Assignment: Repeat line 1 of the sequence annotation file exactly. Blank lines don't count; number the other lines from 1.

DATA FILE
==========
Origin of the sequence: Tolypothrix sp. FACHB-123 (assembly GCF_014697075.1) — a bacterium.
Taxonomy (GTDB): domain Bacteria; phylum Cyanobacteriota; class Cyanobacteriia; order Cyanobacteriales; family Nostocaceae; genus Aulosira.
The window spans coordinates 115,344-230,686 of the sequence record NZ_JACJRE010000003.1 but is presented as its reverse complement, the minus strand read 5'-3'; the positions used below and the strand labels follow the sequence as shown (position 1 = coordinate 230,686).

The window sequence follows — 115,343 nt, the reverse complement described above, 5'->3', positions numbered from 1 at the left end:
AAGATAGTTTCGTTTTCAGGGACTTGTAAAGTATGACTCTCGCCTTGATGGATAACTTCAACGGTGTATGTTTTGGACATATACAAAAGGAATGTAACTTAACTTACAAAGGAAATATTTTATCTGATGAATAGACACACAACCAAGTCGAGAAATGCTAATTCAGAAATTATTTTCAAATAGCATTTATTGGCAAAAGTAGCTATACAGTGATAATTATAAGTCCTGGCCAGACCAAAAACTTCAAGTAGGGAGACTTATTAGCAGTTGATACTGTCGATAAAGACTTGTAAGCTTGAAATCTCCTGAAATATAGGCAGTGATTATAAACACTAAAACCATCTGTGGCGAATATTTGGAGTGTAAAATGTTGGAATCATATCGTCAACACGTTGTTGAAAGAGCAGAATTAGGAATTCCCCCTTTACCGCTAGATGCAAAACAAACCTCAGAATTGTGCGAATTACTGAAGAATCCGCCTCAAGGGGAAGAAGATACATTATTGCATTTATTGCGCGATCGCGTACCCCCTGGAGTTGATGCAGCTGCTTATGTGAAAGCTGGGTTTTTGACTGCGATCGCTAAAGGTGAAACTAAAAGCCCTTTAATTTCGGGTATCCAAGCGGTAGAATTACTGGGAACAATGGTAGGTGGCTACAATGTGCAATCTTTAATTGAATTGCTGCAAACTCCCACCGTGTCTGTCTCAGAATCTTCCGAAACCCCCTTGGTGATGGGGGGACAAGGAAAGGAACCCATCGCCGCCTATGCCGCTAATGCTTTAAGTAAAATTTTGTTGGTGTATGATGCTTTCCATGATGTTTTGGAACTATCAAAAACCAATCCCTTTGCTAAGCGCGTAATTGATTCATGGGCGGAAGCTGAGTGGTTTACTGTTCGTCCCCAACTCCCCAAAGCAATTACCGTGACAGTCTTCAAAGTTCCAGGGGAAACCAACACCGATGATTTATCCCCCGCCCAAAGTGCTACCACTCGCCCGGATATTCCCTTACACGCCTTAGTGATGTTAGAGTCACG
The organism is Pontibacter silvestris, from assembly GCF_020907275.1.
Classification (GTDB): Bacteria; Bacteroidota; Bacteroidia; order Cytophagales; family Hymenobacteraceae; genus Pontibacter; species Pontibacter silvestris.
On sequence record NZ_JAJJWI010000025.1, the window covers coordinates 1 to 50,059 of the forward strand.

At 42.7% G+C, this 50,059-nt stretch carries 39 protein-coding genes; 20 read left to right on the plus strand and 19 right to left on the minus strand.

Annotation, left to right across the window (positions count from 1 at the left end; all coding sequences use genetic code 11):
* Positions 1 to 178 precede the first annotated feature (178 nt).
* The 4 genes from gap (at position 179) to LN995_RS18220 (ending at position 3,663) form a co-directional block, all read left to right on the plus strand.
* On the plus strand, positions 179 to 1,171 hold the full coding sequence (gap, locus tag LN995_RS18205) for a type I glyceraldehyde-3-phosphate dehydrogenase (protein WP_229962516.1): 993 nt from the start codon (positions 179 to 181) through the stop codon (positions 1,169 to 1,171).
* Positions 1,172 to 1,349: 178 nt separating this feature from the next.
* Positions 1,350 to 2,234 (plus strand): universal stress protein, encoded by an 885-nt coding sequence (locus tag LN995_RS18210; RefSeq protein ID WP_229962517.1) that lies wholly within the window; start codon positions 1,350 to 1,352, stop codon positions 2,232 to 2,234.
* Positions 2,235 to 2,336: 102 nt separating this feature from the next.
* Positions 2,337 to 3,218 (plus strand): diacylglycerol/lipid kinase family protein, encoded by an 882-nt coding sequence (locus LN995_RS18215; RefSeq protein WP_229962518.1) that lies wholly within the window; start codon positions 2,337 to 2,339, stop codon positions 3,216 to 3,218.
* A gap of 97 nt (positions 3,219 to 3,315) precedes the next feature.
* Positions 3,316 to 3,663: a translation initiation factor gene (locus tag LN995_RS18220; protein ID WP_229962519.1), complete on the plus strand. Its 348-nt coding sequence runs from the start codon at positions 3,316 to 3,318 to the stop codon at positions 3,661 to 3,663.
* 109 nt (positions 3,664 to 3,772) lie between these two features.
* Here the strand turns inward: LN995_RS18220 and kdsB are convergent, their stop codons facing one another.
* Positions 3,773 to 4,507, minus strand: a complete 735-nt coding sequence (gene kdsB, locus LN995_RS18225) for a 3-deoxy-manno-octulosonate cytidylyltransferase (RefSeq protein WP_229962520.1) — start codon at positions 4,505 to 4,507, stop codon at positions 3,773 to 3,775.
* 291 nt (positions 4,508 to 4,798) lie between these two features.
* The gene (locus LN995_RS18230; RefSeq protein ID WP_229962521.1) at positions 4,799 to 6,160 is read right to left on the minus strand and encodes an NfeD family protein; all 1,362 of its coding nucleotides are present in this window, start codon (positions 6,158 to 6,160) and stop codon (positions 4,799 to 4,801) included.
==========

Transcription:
Origin of the sequence: Tolypothrix sp. FACHB-123 (assembly GCF_014697075.1) — a bacterium.